By Steve Perrigo, JD

In the rapidly evolving world of healthcare, case management has emerged as a keystone of patient care and advocacy. At the heart of this function is the notion of serving as a bridge for patients – not just to access healthcare resources, but also to reach important financial backstops like disability insurance. The essence of case management as a bridge, or a means to facilitate better health and self-advocacy for individuals, is echoed in the healthcare sector and its professionals.

One critical avenue where this bridge extends is in helping individuals navigate the intricate and often protracted Social Security Disability Insurance (SSDI) application process. Beginning the SSDI application promptly after ceasing work is crucial, especially given the often lengthy claims determination process with the Social Security Administration (SSA).

The application and appeals process can typically take a minimum of three months and, when factoring in appeals, two years or longer to receive approval. This may include a requirement for patients to attend a hearing before an administrative law judge. For those with severe conditions, such as specific rare cancers or heart diseases, the SSA’s compassionate allowances program can expedite applications to a few weeks.

Yet, it's a reality that the majority of initial SSDI applications face denial. This necessitates an appeals process, which can stretch out for many months, leading to a long delay for individuals needing this vital income and who are, typically, experiencing worsening medical conditions.

This is where the value of long-term disability insurance becomes glaringly evident. Long-term disability insurance acts as a crucial financial buffer, especially during the potentially long waiting periods associated with SSDI applications. Monthly benefits through a patient’s long-term disability insurance policy generally start before someone applies for SSDI, offering immediate financial relief.

Case management’s role in this context isn’t just to act as a healthcare navigator, but also as an informative guide through the resources available in order for patients to begin the SSDI process while underscoring the benefits of private disability insurance. By understanding and integrating these aspects, case managers can further enhance the holistic care they provide to individuals.

LTD policies are designed to coordinate directly with SSDI, providing a combination of vital benefits to meet the needs for individuals and their families after a severe medical condition and work stoppage occurs. Individuals can also find disability financial solutions to help them through the waiting period of SSDI review, such as utilities and prescription drug assistance. Connecting patients to resources, shared decision-making initiatives, and Long-Term Services and Supports (LTSS) are important aspects where case management plays a vital role.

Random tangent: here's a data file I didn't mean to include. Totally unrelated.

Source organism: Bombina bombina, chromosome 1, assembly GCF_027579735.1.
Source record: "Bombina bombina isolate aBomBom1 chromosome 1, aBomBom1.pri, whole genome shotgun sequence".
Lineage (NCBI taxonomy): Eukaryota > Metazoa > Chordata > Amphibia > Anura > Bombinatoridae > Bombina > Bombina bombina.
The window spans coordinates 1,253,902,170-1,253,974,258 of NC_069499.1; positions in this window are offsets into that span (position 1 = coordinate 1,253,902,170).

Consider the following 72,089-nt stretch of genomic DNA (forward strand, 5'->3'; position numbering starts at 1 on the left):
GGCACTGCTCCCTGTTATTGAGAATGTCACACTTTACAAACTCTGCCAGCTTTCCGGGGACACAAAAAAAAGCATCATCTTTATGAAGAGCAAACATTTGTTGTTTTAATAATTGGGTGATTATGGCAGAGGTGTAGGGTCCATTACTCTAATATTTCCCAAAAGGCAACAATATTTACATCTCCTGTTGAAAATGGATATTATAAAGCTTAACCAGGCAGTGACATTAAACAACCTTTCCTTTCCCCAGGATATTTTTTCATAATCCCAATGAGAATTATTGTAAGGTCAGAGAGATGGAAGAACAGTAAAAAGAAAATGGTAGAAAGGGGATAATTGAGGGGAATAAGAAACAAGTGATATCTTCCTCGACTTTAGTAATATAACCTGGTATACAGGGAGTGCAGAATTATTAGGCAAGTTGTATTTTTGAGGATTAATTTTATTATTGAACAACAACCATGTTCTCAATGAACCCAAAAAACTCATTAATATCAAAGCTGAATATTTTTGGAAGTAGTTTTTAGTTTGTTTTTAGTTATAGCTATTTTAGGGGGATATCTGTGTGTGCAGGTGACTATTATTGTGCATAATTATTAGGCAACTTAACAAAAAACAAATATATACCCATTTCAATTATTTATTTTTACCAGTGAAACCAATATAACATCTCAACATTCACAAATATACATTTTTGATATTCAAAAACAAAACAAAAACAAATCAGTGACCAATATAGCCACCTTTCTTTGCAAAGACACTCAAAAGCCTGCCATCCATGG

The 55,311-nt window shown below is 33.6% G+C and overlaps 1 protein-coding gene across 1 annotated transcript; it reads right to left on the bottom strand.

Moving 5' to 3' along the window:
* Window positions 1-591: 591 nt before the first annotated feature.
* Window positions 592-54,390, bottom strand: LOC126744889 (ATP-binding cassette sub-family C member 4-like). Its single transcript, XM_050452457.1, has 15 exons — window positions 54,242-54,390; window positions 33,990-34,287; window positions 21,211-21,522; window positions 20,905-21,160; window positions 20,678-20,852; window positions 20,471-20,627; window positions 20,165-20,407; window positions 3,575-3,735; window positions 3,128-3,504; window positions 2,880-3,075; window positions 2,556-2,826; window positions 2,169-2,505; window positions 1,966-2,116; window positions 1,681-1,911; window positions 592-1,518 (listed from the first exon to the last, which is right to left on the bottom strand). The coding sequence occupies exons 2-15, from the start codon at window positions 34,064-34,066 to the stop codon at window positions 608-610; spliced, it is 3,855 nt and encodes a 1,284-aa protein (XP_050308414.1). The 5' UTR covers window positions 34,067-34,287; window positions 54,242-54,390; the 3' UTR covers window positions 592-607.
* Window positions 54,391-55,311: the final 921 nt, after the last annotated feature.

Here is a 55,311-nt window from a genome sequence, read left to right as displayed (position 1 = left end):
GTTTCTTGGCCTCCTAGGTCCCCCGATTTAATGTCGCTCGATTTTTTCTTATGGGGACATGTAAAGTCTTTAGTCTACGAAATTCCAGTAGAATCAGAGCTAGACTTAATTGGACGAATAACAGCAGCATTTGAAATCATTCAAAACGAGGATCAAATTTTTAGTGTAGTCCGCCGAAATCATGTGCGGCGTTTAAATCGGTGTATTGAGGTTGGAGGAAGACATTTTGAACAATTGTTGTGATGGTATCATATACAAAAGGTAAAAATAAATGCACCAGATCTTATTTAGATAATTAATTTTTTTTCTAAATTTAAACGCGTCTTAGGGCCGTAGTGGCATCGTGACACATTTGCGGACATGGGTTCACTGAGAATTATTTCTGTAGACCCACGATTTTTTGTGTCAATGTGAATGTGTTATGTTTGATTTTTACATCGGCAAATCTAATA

In addition, case managers may be tasked with developing Individualized Service Plans (ISPs), which are tailored to meet the unique needs of each individual, encompassing medical, vocational and social services. This also ties into the vocational value of LTD and SSDI coverage, which incorporate return to work assistance and an eye on helping individuals eventually rejoin their prior employer, or take a new position in the workforce.

Case managers, as highlighted by the Case Management Society of America (CMSA), wield communication as a key tool. Their engagement as a bridge to services and resources helps by aligning patients’ preferences within the framework of quality healthcare delivery. They connect individuals with the solutions that best meet a variety of patient needs during times of health transition and medical treatment. And, as one component, disability insurance plays a vital part in the financial and medical stability of patients.

Knowledge and access are the keys that case managers hold, signaling their dynamic place in the medical sector. Disability insurance is just one of the many crucial aspects that case managers must be equipped to guide individuals through, ensuring a more seamless and supportive healthcare experience. Now more than ever, patients need to have the full picture of their health and financial options, and case managers help them fill in these pieces.

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Bio Steve Perrigo, JD, is vice president, sales and marketing for Allsup and has over two decades of experience and knowledge of the Social Security Administration (SSA) and its programs. He joined Allsup in August 2010 and helps clients understand their options when coordinating private disability insurance benefits with the Social Security program. He focuses on providing clients with solutions that benefit both their businesses and the individuals they serve. Prior to joining Allsup, Steve spent 17 years with the SSA in roles of increasing responsibility.